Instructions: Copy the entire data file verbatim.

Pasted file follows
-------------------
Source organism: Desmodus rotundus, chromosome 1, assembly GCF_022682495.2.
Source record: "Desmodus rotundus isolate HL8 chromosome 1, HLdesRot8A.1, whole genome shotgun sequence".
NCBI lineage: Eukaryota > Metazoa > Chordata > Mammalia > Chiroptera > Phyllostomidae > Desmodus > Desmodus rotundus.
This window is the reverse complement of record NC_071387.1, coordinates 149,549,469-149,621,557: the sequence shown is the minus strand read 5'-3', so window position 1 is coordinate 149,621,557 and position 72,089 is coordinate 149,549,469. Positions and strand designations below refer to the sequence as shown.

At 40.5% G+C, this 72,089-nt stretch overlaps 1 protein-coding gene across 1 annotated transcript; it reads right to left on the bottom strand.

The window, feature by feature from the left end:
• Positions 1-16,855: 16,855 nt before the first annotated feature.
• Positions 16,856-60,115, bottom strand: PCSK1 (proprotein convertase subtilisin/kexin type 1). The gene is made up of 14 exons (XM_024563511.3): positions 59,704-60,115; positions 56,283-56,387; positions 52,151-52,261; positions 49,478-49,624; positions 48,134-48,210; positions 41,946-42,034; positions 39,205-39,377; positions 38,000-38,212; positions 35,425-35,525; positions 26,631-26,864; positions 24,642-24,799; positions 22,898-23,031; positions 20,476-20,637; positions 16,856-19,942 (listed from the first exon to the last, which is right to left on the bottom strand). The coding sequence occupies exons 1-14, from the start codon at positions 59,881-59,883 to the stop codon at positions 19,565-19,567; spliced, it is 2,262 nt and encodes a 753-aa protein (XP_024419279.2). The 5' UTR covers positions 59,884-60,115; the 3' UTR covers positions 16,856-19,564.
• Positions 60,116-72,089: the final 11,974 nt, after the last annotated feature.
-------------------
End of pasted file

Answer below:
Source organism: Desmodus rotundus, chromosome 1, assembly GCF_022682495.2.
Source record: "Desmodus rotundus isolate HL8 chromosome 1, HLdesRot8A.1, whole genome shotgun sequence".
NCBI lineage: Eukaryota > Metazoa > Chordata > Mammalia > Chiroptera > Phyllostomidae > Desmodus > Desmodus rotundus.
This window is the reverse complement of record NC_071387.1, coordinates 149,549,469-149,621,557: the sequence shown is the minus strand read 5'-3', so window position 1 is coordinate 149,621,557 and position 72,089 is coordinate 149,549,469. Positions and strand designations below refer to the sequence as shown.

At 40.5% G+C, this 72,089-nt stretch overlaps 1 protein-coding gene across 1 annotated transcript; it reads right to left on the bottom strand.

The window, feature by feature from the left end:
• Positions 1-16,855: 16,855 nt before the first annotated feature.
• Positions 16,856-60,115, bottom strand: PCSK1 (proprotein convertase subtilisin/kexin type 1). The gene is made up of 14 exons (XM_024563511.3): positions 59,704-60,115; positions 56,283-56,387; positions 52,151-52,261; positions 49,478-49,624; positions 48,134-48,210; positions 41,946-42,034; positions 39,205-39,377; positions 38,000-38,212; positions 35,425-35,525; positions 26,631-26,864; positions 24,642-24,799; positions 22,898-23,031; positions 20,476-20,637; positions 16,856-19,942 (listed from the first exon to the last, which is right to left on the bottom strand). The coding sequence occupies exons 1-14, from the start codon at positions 59,881-59,883 to the stop codon at positions 19,565-19,567; spliced, it is 2,262 nt and encodes a 753-aa protein (XP_024419279.2). The 5' UTR covers positions 59,884-60,115; the 3' UTR covers positions 16,856-19,564.
• Positions 60,116-72,089: the final 11,974 nt, after the last annotated feature.